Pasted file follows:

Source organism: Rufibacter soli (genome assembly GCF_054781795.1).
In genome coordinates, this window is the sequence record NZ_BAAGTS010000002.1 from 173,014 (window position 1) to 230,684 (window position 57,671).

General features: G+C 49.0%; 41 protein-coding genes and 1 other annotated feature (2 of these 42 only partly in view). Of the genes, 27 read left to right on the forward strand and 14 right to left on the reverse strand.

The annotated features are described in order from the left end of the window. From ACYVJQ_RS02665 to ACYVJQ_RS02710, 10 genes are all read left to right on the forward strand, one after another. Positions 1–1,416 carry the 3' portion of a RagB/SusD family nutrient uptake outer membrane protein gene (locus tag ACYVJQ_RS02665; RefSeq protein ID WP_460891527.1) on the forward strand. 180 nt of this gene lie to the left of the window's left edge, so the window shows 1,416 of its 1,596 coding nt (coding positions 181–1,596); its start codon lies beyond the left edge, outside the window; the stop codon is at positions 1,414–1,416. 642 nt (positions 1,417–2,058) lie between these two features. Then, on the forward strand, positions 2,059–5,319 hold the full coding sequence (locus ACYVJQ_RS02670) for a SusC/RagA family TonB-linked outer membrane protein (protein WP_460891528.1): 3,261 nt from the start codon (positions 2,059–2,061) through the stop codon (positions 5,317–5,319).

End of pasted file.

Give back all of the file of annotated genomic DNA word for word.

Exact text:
Source organism: Rufibacter soli (genome assembly GCF_054781795.1).
In genome coordinates, this window is the sequence record NZ_BAAGTS010000002.1 from 173,014 (window position 1) to 230,684 (window position 57,671).

General features: G+C 49.0%; 41 protein-coding genes and 1 other annotated feature (2 of these 42 only partly in view). Of the genes, 27 read left to right on the forward strand and 14 right to left on the reverse strand.

The annotated features are described in order from the left end of the window. From ACYVJQ_RS02665 to ACYVJQ_RS02710, 10 genes are all read left to right on the forward strand, one after another. Positions 1–1,416 carry the 3' portion of a RagB/SusD family nutrient uptake outer membrane protein gene (locus tag ACYVJQ_RS02665; RefSeq protein ID WP_460891527.1) on the forward strand. 180 nt of this gene lie to the left of the window's left edge, so the window shows 1,416 of its 1,596 coding nt (coding positions 181–1,596); its start codon lies beyond the left edge, outside the window; the stop codon is at positions 1,414–1,416. 642 nt (positions 1,417–2,058) lie between these two features. Then, on the forward strand, positions 2,059–5,319 hold the full coding sequence (locus ACYVJQ_RS02670) for a SusC/RagA family TonB-linked outer membrane protein (protein WP_460891528.1): 3,261 nt from the start codon (positions 2,059–2,061) through the stop codon (positions 5,317–5,319).